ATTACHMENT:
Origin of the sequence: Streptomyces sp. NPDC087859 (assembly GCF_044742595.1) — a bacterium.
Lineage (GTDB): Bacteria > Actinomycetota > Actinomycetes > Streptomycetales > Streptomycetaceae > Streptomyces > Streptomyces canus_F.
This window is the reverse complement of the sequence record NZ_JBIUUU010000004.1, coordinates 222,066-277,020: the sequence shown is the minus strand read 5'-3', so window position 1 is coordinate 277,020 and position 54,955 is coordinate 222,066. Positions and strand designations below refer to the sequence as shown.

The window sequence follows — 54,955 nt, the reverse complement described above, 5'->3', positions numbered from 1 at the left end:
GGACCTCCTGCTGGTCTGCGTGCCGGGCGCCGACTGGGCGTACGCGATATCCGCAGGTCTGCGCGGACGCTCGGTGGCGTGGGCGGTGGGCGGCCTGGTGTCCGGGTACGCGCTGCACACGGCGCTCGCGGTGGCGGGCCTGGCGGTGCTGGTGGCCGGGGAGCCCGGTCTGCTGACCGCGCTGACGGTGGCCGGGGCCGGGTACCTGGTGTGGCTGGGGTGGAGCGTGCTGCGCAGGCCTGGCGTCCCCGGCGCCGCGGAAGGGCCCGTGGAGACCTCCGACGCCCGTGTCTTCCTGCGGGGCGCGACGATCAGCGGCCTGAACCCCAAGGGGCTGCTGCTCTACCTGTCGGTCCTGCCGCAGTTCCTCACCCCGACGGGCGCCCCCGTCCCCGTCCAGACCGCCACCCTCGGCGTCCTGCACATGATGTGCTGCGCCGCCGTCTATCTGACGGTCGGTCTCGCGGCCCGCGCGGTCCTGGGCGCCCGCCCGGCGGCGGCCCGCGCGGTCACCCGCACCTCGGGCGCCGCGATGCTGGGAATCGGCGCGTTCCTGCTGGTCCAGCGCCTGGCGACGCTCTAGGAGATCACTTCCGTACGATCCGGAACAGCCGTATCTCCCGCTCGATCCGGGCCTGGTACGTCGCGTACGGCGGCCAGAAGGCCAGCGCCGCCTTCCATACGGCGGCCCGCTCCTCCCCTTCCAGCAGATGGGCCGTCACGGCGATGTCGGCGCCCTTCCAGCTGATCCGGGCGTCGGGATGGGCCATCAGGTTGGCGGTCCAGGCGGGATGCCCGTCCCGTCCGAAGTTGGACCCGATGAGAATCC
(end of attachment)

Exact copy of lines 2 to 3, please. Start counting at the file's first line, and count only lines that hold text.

Lineage (GTDB): Bacteria > Actinomycetota > Actinomycetes > Streptomycetales > Streptomycetaceae > Streptomyces > Streptomyces canus_F.
This window is the reverse complement of the sequence record NZ_JBIUUU010000004.1, coordinates 222,066-277,020: the sequence shown is the minus strand read 5'-3', so window position 1 is coordinate 277,020 and position 54,955 is coordinate 222,066. Positions and strand designations below refer to the sequence as shown.